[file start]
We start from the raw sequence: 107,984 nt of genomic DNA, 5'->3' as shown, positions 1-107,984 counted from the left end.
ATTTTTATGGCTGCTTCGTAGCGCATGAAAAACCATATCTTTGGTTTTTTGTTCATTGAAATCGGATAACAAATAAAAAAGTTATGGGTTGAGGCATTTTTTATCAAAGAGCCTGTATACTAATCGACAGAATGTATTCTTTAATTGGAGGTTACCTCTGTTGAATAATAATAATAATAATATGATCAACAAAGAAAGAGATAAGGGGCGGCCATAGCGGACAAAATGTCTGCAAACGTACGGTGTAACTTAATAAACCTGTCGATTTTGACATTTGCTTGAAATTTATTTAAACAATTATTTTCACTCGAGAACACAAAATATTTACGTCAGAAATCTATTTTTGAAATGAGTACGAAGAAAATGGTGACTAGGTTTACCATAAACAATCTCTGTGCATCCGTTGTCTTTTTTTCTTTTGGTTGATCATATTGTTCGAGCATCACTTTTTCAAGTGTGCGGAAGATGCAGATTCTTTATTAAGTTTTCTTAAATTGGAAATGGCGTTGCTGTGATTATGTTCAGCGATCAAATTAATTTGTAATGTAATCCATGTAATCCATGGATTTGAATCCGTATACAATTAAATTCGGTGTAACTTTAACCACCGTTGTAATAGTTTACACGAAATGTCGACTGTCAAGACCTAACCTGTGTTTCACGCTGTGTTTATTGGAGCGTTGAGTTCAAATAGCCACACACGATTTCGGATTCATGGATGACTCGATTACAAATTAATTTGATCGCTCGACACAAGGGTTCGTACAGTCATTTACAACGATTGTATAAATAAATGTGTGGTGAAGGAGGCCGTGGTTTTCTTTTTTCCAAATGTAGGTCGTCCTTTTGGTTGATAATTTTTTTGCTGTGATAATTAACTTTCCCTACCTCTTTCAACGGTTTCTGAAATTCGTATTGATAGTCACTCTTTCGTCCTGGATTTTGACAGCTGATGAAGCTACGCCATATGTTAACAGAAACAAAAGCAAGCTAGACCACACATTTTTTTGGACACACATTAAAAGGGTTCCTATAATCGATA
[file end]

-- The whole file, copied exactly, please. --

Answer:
We start from the raw sequence: 107,984 nt of genomic DNA, 5'->3' as shown, positions 1-107,984 counted from the left end.
ATTTTTATGGCTGCTTCGTAGCGCATGAAAAACCATATCTTTGGTTTTTTGTTCATTGAAATCGGATAACAAATAAAAAAGTTATGGGTTGAGGCATTTTTTATCAAAGAGCCTGTATACTAATCGACAGAATGTATTCTTTAATTGGAGGTTACCTCTGTTGAATAATAATAATAATAATATGATCAACAAAGAAAGAGATAAGGGGCGGCCATAGCGGACAAAATGTCTGCAAACGTACGGTGTAACTTAATAAACCTGTCGATTTTGACATTTGCTTGAAATTTATTTAAACAATTATTTTCACTCGAGAACACAAAATATTTACGTCAGAAATCTATTTTTGAAATGAGTACGAAGAAAATGGTGACTAGGTTTACCATAAACAATCTCTGTGCATCCGTTGTCTTTTTTTCTTTTGGTTGATCATATTGTTCGAGCATCACTTTTTCAAGTGTGCGGAAGATGCAGATTCTTTATTAAGTTTTCTTAAATTGGAAATGGCGTTGCTGTGATTATGTTCAGCGATCAAATTAATTTGTAATGTAATCCATGTAATCCATGGATTTGAATCCGTATACAATTAAATTCGGTGTAACTTTAACCACCGTTGTAATAGTTTACACGAAATGTCGACTGTCAAGACCTAACCTGTGTTTCACGCTGTGTTTATTGGAGCGTTGAGTTCAAATAGCCACACACGATTTCGGATTCATGGATGACTCGATTACAAATTAATTTGATCGCTCGACACAAGGGTTCGTACAGTCATTTACAACGATTGTATAAATAAATGTGTGGTGAAGGAGGCCGTGGTTTTCTTTTTTCCAAATGTAGGTCGTCCTTTTGGTTGATAATTTTTTTGCTGTGATAATTAACTTTCCCTACCTCTTTCAACGGTTTCTGAAATTCGTATTGATAGTCACTCTTTCGTCCTGGATTTTGACAGCTGATGAAGCTACGCCATATGTTAACAGAAACAAAAGCAAGCTAGACCACACATTTTTTTGGACACACATTAAAAGGGTTCCTATAATCGATA